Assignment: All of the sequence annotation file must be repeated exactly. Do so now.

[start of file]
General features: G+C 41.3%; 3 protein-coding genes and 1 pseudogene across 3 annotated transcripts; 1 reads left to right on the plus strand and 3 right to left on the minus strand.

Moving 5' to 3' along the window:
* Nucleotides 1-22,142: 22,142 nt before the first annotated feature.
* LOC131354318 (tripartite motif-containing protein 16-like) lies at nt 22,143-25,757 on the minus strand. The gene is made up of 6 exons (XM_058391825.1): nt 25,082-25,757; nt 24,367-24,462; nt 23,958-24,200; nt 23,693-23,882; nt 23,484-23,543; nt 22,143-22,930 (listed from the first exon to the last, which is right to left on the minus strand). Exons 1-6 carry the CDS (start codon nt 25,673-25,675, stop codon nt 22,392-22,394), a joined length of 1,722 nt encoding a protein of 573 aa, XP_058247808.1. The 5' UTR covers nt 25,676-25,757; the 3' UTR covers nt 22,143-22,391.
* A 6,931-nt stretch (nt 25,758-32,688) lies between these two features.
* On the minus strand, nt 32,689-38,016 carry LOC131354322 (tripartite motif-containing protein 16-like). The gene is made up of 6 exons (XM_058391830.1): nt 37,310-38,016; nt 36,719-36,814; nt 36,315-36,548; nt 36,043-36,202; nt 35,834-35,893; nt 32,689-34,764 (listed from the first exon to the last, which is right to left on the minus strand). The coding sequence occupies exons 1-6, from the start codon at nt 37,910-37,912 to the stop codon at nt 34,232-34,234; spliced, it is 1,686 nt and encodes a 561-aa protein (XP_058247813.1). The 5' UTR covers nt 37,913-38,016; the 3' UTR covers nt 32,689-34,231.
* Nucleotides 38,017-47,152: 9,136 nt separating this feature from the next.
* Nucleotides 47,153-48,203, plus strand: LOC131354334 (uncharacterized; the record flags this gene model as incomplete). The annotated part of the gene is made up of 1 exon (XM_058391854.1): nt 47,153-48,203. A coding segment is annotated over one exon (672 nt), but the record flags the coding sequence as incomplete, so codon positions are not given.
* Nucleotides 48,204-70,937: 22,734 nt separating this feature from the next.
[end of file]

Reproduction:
General features: G+C 41.3%; 3 protein-coding genes and 1 pseudogene across 3 annotated transcripts; 1 reads left to right on the plus strand and 3 right to left on the minus strand.

Moving 5' to 3' along the window:
* Nucleotides 1-22,142: 22,142 nt before the first annotated feature.
* LOC131354318 (tripartite motif-containing protein 16-like) lies at nt 22,143-25,757 on the minus strand. The gene is made up of 6 exons (XM_058391825.1): nt 25,082-25,757; nt 24,367-24,462; nt 23,958-24,200; nt 23,693-23,882; nt 23,484-23,543; nt 22,143-22,930 (listed from the first exon to the last, which is right to left on the minus strand). Exons 1-6 carry the CDS (start codon nt 25,673-25,675, stop codon nt 22,392-22,394), a joined length of 1,722 nt encoding a protein of 573 aa, XP_058247808.1. The 5' UTR covers nt 25,676-25,757; the 3' UTR covers nt 22,143-22,391.
* A 6,931-nt stretch (nt 25,758-32,688) lies between these two features.
* On the minus strand, nt 32,689-38,016 carry LOC131354322 (tripartite motif-containing protein 16-like). The gene is made up of 6 exons (XM_058391830.1): nt 37,310-38,016; nt 36,719-36,814; nt 36,315-36,548; nt 36,043-36,202; nt 35,834-35,893; nt 32,689-34,764 (listed from the first exon to the last, which is right to left on the minus strand). The coding sequence occupies exons 1-6, from the start codon at nt 37,910-37,912 to the stop codon at nt 34,232-34,234; spliced, it is 1,686 nt and encodes a 561-aa protein (XP_058247813.1). The 5' UTR covers nt 37,913-38,016; the 3' UTR covers nt 32,689-34,231.
* Nucleotides 38,017-47,152: 9,136 nt separating this feature from the next.
* Nucleotides 47,153-48,203, plus strand: LOC131354334 (uncharacterized; the record flags this gene model as incomplete). The annotated part of the gene is made up of 1 exon (XM_058391854.1): nt 47,153-48,203. A coding segment is annotated over one exon (672 nt), but the record flags the coding sequence as incomplete, so codon positions are not given.
* Nucleotides 48,204-70,937: 22,734 nt separating this feature from the next.